Thursday, 5 June 2008

Signs of Summer

Everything looks better in sunshine. There is a feeling of lightness associated with brightness compared with the doom and gloom laden cloud cover or rain we know so well. Of course there are exceptions, but I’ll try not to get sidetracked by the beauty of raindrops on Ladies mantle leaves or the sound of a single raindrop hitting a leaf during a shower or the amazing scent present immediately following a thunder storm.

I’ve decided the garden can be officially classed as “wild” since there are buttercups flowering everywhere and long grasses wave from every bed. I quite like grass in fields and closely cut on lawns so I can go barefoot, but have never been attracted to buying grasses to plant in flower beds as all the major garden designers suggest.

As usual, plants in my garden grow where they will. Despite trying to remove all the Spanish bluebells and white michaelmas daisies, there is still a profusion of each. The golden rod is already nearly 4’ tall and I’m determined to do something with the flowers this year. There was a fascinating discussion about its merits on the Susun Weed Forum that I found, so I’m very tempted to try dried, tincture and oil.

The marjoram needs cutting if I’m going to dry it before it flowers, as does the lemon balm, so I just hope the forecast of heavy rain for tomorrow is wrong. I love fresh marjoram and then forget about it completely during the winter.

The parsley is growing in great profusion too, so I decided to make up a fresh salad dressing last night using a basic Good Housekeeping recipe – 2 parts olive oil, one part vinegar (sage cider vinegar) 1/3 tsp mustard powder, 1 tsp sugar and about two large handfuls of marjoram and parsley with half a dozen broad leaf thyme sprigs and one rosemary sprig. I whizzed up the herbs in the coffee grinder before adding them to the oil and vinegar mixture, then whisked everything together. It tasted good and hopefully will improve with age.

The first valerian flower was out yesterday although I didn’t smell any scent. I really like valerian, but have never used it. Non Shaw has a recipe for a “deep sleep potion” which I’d love to try, even though I rarely need anything. My problem is not falling asleep, but going to bed – there just aren’t enough hours in the day to do everything I want!

Coming home to an empty house yesterday, I actually managed to make myself a herb tea with lemon balm and cleavers. Someone was saying how mature cleavers were so much stronger than the younger ones. I gathered some thick stems and wrapped them up into a parcel before breaking them into pieces in the teapot. The pea-smell was unmistakable – something I’d not noticed before. The tea also had a sweet aftertaste on the back of my tongue – almost like an artificial sweetener!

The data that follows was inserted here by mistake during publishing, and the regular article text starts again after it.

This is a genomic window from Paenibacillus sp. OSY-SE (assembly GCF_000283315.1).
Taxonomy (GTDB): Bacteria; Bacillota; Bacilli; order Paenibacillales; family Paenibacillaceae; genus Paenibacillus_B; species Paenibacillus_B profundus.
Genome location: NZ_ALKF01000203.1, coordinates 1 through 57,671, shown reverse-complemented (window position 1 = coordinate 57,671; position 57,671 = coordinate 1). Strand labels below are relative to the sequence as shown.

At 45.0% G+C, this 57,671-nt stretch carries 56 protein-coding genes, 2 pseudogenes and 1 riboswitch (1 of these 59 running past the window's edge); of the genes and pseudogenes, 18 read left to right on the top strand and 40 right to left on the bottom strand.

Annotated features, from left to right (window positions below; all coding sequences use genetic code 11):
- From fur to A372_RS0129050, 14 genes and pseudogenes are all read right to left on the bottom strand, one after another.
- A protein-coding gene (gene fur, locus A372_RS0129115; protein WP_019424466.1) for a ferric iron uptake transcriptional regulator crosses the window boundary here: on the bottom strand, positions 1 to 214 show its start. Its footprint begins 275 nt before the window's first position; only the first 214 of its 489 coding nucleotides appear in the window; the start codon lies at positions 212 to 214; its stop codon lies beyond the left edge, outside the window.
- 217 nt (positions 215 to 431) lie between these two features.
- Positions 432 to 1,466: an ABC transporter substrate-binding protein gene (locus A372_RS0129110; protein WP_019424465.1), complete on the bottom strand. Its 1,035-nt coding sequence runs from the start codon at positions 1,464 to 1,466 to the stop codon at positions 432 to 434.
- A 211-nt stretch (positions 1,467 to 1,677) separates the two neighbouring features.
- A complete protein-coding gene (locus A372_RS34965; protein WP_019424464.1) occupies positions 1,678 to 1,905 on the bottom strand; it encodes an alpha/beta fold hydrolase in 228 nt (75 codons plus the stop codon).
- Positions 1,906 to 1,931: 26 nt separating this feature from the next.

The wild strawberries are flowering in profusion and there are real strawberries on the large strawberry plants. I haven’t grown strawberries since before the children were born, so we shall see who gets them first – us or the slugs! I meant to go and look at the gooseberries, red currants and black currents before I went in, but forgot.

In my last posting, I mentioned having time to spare over the weekend while we were away at the Exmouth Kite Festival. I really shouldn’t say things like that. I always forget how much time cooking and making cups of tea take up – not to mention having to wash out Chris’ kite gear because he slipped and fell in the mud on Saturday morning due to torrential rain the previous night!

The weekend kite displays were stunning, especially when Sky Symphony got together with the Airheads producing a ten-man synchronised team. Airheads’ leader, Peter Taylor, makes Sky Symphony's kites including their night kites. It was a wonderful weekend for Sky Symphony as all six of the team were present - the first time for a public display.

Roy got to participate in a scratch “revolution” team for the first time and did really well. Revolutions are 4 string kites, as opposed to the two string ones Sky Symphony use for team displays which go by the names of “T2s” and "absolute zeros". They have three different sets of kites depending on the wind speed and can fly when many other kite teams can’t. On Saturday, Dave and Alan Bill performed a very moving duet with tails on their kites, producing perfect double helixes in the afternoon sky.

I did manage to spend a few moments adding to my latest story, “The Bear and the Ivy Lady”. The sunset over the hills above Exmouth estuary on the Friday evening was particularly beautiful and found its way into the story.

There are two sunsets I remember fondly – the first over the Pacific Ocean viewed from the clifftop apartment in Lincoln City, Oregon, with my friend, Sorcha and the other was on the cliffs at Lands End with hundreds of other visitors waiting for the firework display to begin. We watched in silence and when the sun finally dipped below the horizon, everyone clapped. It was a truly magical moment and now I have another to add to my collection of sunset memories.

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